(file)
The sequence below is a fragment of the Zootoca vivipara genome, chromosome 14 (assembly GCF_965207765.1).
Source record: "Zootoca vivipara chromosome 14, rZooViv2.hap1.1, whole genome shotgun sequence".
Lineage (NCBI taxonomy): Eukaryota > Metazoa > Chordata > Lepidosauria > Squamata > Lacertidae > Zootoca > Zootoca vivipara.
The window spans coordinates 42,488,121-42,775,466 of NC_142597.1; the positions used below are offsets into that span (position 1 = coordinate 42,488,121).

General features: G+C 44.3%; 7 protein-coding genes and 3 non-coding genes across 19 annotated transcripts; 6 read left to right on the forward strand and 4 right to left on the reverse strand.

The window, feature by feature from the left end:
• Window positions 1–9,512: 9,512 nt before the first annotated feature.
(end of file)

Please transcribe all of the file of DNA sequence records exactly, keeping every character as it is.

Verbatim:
The sequence below is a fragment of the Zootoca vivipara genome, chromosome 14 (assembly GCF_965207765.1).
Source record: "Zootoca vivipara chromosome 14, rZooViv2.hap1.1, whole genome shotgun sequence".
Lineage (NCBI taxonomy): Eukaryota > Metazoa > Chordata > Lepidosauria > Squamata > Lacertidae > Zootoca > Zootoca vivipara.
The window spans coordinates 42,488,121-42,775,466 of NC_142597.1; the positions used below are offsets into that span (position 1 = coordinate 42,488,121).

General features: G+C 44.3%; 7 protein-coding genes and 3 non-coding genes across 19 annotated transcripts; 6 read left to right on the forward strand and 4 right to left on the reverse strand.

The window, feature by feature from the left end:
• Window positions 1–9,512: 9,512 nt before the first annotated feature.